asking for catalogs to the world
fairs. Miss Elizabeth Findly at
the library information desk ex
plained that there were no such
books in the library and that all
that was available was a guide
book to the San Francisco world
fair, which book belonged to a
All was cleared up, however,
when Mr. Casteel explained that
the actual assignment had been
to purchase a library handbook,
which, he told his freshmen,
would serve as a guide to the li
brary in much the same way as
a guidebook to the world fairs.
There are now 550 junior col
leges in the United States.
YWCA CABINET TO MEET
A YWCA cabinet breakfast
will be held Sunday morning at
9:30 at the home of Mrs. John
Stark Evans, executive secre
tary. This breakfast will take
the place of the regular cabinet
888 Students to Live
Outside Dorms and
Frats, Says Mrs. King
There are 888 students living out
side the fraternities and dormitor
ies, according to Mrs. King, hous
ing secretary. Of this number 125
are girls while 763 are boys.
The fire marshal will shortly
make his annual inspection of the
fire alarm equipment and the fire
drills of the outside houses, dormi
tories and fraternities.
DAUGHTER CAMILUIA BORN
TO MRS. MAX CRISTMAN
An announcement was received
here yesterday of the birth of a
daughter, Cami.Uia, to Mr. and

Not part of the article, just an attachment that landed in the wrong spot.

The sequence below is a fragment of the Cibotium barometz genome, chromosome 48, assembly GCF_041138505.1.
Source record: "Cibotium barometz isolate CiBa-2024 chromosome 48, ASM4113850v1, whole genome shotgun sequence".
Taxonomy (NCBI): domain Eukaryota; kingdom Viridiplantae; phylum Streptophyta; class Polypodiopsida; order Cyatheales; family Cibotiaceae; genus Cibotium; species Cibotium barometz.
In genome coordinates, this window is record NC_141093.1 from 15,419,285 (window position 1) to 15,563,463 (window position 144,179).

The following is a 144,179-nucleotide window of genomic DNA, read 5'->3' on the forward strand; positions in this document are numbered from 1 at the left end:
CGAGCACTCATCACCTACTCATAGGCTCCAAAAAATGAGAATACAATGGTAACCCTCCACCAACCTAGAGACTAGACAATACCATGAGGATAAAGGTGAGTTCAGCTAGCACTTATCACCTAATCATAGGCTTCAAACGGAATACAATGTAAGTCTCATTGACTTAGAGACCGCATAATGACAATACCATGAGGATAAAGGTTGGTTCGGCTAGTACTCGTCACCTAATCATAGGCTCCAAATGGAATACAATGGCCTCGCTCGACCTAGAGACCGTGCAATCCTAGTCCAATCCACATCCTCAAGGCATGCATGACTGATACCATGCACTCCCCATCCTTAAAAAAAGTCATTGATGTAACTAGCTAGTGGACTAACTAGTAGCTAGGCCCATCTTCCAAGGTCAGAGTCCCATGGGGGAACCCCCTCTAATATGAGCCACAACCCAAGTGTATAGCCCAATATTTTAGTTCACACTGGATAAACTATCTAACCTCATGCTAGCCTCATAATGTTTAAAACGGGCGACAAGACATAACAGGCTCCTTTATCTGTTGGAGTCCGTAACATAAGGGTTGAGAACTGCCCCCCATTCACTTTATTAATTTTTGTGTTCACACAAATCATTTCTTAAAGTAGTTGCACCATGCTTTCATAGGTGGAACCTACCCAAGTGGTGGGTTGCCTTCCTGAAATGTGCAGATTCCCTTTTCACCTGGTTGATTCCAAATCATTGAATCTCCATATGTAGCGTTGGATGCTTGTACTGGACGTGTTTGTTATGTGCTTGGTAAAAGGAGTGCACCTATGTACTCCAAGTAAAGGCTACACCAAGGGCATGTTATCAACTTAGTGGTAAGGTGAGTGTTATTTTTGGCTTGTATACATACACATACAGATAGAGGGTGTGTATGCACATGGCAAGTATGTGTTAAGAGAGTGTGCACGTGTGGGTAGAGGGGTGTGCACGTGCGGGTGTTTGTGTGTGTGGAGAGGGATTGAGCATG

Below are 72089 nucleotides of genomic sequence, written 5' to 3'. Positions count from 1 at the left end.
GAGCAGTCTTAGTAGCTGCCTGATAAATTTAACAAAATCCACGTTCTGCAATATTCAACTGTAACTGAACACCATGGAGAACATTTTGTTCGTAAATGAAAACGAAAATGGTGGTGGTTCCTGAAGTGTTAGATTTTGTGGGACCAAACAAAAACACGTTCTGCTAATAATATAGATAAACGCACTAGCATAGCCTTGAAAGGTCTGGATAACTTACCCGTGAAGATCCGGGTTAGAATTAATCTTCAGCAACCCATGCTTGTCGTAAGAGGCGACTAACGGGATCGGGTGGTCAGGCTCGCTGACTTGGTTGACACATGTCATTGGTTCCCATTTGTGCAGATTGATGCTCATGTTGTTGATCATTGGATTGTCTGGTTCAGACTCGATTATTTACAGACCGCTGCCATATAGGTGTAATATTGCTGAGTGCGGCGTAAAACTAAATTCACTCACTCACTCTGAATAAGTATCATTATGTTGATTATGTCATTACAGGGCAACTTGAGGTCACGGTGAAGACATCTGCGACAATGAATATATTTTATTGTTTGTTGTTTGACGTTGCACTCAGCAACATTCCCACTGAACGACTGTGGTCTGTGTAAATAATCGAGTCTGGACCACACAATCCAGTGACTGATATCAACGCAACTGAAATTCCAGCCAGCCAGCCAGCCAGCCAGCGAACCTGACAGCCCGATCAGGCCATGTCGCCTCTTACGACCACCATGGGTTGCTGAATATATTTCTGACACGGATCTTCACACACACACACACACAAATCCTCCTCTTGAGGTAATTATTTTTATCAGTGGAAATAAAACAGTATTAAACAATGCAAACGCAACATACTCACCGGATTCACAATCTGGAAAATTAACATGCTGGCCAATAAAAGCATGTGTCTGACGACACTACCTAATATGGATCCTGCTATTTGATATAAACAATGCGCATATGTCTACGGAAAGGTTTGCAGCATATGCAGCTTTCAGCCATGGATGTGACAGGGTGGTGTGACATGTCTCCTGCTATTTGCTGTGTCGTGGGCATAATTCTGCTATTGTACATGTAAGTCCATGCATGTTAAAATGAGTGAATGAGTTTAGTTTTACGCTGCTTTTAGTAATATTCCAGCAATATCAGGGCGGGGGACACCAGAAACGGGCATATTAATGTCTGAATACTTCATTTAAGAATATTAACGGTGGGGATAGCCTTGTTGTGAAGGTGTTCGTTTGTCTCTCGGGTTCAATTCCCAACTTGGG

Mrs. Max Cristman of Herkimer,
New York. Mrs. Cristman was
Bess Templeton, a graduate of
"Here We Go!”
Back the Ducks at Berkeley
Rates by Train
In chair cars and
In tourist Pullmans,
plus berth as low as $1.00
for night ride. (Two may
occupy berth at no addi
Karo opportunity to soo
this big game and visit
tlif World s Fair bot'oro
il closes Oct. l?‘>.
LEAVE E Utl EN E,
FK IDA V, OCTOBER
ING, 6:48 A. M. OR
On choice of regular
trains Saturday night
or Sunday afternoon,
arriving Eugene Sun
day afternoon or Mon
Tickets and informa
tion at booth between
Oregon and Commerce
Buildings or call 2200.
SPONSORED BY A.S.U.O. RALLY
(Continued from page one)
“Acceptance of arbitration as a
method implies strict adherence of
all parties to arbitration awards,’’
she said. “I uphold your judgment
in exercising the important func
tion of arbitration.
"I am fully cognizant of the per
sonal sacrifices you are making in
adding this public service to your
other duties. Due to developments
during past few hours I believe
that voluntary arbitration of the
local disputes can be maintained.
“I therefore urge you to give
earnest consideration to withdraw
ing your resignation so as to make
your valuable services available
for this important task."
'Oh, Gee, I Love Pie'
(Continued from page one)
dency to be bow-legged or knock
kneed. Observing that bright nail
polish and upped hair still persist
in spite of strong antagonism
the men, there does not seem to be
much possibility that college girls
will forego a favorite fad to please
a few irate males.
While some of the fellows com
plained that girls were plumper
than ever before, many groups,
namely Alpha hall, Theta Chi, Pi
Kappa Alpha, Chi Psi, Phi Gamma
Delta, and Phi Psi praised the
1939 crop of fresnmen and admit